Thursday, August 5, 2010

Taleb With a Telling Anecdote on the Regulatory Mess

Nassim Nicholas Taleb weighs in on the regulatory mess in our financial system through a curious tale of being approached while at Davos with the following (legal) proposal to avoid FDIC regulations:
[He] tried to sell me a peculiar investment product. It allowed the high net-worth investor to go around the regulations limiting deposit insurance (at the time, $100,000) and benefit from coverage for near unlimited amounts. The investor would deposit funds in any amount and [the] company would break it up in smaller accounts and invest in banks, thus escaping the limit; it would look like a single account but would be insured in full. In other words, it would allow the super-rich to scam taxpayers by getting free government sponsored insurance. Yes, scam taxpayers. Legally. With the help of former civil servants who have an insider edge.
Got it? I left out the name of the salesman for this scheme for shock value, because it was none other than ... Alan Blinder, a former Vice Chairman of the Federal Reserve Bank of the United States.

So, in case anyone was left wondering, government officials apparently don't feel any regret/guilt/sense of impropriety about crossing over to the other side -- going from regulator to regulatee -- and profiting off the knowledge/connections gained while enforcing financial rules.

But Taleb makes one other must-ponder point dear to my heart:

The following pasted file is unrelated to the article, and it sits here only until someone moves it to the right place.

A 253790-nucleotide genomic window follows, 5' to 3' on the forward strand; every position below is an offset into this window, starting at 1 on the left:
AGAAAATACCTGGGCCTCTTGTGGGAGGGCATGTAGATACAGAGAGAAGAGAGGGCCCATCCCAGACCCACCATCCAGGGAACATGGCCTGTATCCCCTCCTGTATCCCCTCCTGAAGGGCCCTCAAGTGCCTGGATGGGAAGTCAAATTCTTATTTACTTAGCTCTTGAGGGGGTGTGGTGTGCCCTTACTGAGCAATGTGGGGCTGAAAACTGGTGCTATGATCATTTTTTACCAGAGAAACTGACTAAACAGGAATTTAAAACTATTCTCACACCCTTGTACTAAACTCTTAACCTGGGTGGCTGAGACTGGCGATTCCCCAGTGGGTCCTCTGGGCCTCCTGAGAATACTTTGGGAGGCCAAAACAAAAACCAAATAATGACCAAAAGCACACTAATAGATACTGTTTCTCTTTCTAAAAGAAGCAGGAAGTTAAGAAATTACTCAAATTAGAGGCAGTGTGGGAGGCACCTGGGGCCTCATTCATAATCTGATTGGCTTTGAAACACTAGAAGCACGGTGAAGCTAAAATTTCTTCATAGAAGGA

... the more complicated the regulation, the more prone to arbitrages by insiders. So 2,300 pages of regulation [i.e., the current financial reform bill] will be a gold mine for former regulators. The incentive of a regulator is to have complex regulation.

Second, the difference between letter and spirit of regulation is harder to detect in a complex system. The point is technical, but complex environments with nonlinearities are easier to game than linear ones with a small number of variables. The same applies to the gap between legal and ethical.
I've repeatedly said on this blog that the answer to our financial system's regulatory woes is not a rules-based approach of trying to anticipate every situation, of trying to plug every hole, of trying to cover every contingency in this or any other possible world. It's impossible to do. We need to look at more flexible solutions, such as principle-based regulation with teeth. We're foolish to head back down this path of growing a new regulatory bureaucracy that is doomed to fail as smart financiers parse out endless loopholes.

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